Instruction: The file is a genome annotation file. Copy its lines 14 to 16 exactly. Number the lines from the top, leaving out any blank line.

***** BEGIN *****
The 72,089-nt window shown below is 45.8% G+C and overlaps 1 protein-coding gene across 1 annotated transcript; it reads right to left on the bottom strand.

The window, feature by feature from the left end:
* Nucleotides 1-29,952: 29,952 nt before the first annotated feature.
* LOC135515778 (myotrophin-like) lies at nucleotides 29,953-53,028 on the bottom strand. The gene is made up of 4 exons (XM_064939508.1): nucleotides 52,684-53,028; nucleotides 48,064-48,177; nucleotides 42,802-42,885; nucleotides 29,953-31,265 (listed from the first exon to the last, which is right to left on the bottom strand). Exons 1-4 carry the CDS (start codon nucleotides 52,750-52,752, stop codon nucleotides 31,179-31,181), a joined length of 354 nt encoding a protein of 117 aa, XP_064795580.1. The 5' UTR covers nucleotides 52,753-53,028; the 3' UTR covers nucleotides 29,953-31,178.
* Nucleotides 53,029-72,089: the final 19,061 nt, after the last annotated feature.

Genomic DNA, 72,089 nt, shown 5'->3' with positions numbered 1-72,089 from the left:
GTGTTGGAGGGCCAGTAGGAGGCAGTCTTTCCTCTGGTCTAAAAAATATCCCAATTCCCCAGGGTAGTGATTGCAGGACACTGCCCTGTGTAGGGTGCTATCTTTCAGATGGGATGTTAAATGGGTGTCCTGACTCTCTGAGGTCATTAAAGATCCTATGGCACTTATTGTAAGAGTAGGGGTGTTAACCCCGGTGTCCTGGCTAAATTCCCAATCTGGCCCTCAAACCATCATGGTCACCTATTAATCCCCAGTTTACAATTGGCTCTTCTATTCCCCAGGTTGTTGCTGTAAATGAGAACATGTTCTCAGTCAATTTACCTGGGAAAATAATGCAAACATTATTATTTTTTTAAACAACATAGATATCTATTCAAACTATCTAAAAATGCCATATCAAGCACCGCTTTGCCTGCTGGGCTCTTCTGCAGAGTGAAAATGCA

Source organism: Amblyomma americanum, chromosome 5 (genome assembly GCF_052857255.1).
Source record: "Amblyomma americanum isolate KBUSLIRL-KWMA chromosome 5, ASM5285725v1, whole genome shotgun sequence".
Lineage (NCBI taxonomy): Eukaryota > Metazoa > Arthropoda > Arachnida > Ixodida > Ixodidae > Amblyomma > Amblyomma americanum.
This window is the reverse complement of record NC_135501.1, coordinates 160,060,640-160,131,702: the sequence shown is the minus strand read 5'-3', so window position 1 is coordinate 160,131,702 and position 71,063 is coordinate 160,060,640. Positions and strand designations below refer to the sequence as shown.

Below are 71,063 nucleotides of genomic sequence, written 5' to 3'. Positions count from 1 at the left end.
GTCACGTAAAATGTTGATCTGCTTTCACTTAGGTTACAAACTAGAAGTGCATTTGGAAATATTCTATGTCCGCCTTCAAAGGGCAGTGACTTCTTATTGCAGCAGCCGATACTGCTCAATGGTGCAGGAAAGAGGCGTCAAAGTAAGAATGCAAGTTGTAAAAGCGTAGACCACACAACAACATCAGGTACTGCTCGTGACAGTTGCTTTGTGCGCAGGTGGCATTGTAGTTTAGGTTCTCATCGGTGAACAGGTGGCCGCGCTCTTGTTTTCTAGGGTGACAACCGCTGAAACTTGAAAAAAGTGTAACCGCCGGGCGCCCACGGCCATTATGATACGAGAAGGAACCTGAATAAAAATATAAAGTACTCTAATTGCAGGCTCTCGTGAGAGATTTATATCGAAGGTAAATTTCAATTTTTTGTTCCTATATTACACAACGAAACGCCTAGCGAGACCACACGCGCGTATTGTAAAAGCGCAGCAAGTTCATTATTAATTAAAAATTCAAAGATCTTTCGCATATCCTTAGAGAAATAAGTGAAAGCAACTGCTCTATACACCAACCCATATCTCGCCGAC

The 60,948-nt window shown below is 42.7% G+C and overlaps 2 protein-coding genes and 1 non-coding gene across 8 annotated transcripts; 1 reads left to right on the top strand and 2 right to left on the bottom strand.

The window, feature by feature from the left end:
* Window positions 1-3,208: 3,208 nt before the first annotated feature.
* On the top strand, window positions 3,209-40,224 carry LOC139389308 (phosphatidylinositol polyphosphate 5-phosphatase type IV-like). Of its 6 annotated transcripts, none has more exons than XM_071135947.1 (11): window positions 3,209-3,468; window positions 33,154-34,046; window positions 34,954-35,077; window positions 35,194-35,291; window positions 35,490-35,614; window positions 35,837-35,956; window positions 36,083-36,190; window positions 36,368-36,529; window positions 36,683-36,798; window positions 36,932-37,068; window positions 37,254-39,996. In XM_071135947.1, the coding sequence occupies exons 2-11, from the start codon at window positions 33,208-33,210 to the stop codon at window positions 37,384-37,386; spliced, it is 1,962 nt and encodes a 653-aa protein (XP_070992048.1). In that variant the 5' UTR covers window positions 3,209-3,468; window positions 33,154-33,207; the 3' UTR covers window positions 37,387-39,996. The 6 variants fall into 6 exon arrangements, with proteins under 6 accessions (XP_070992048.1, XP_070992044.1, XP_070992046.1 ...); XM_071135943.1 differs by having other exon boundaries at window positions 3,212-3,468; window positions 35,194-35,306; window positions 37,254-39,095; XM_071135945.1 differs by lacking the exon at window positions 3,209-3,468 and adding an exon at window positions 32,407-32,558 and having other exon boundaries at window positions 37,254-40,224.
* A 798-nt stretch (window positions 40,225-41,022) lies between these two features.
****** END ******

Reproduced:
The 60,948-nt window shown below is 42.7% G+C and overlaps 2 protein-coding genes and 1 non-coding gene across 8 annotated transcripts; 1 reads left to right on the top strand and 2 right to left on the bottom strand.

The window, feature by feature from the left end:
* Window positions 1-3,208: 3,208 nt before the first annotated feature.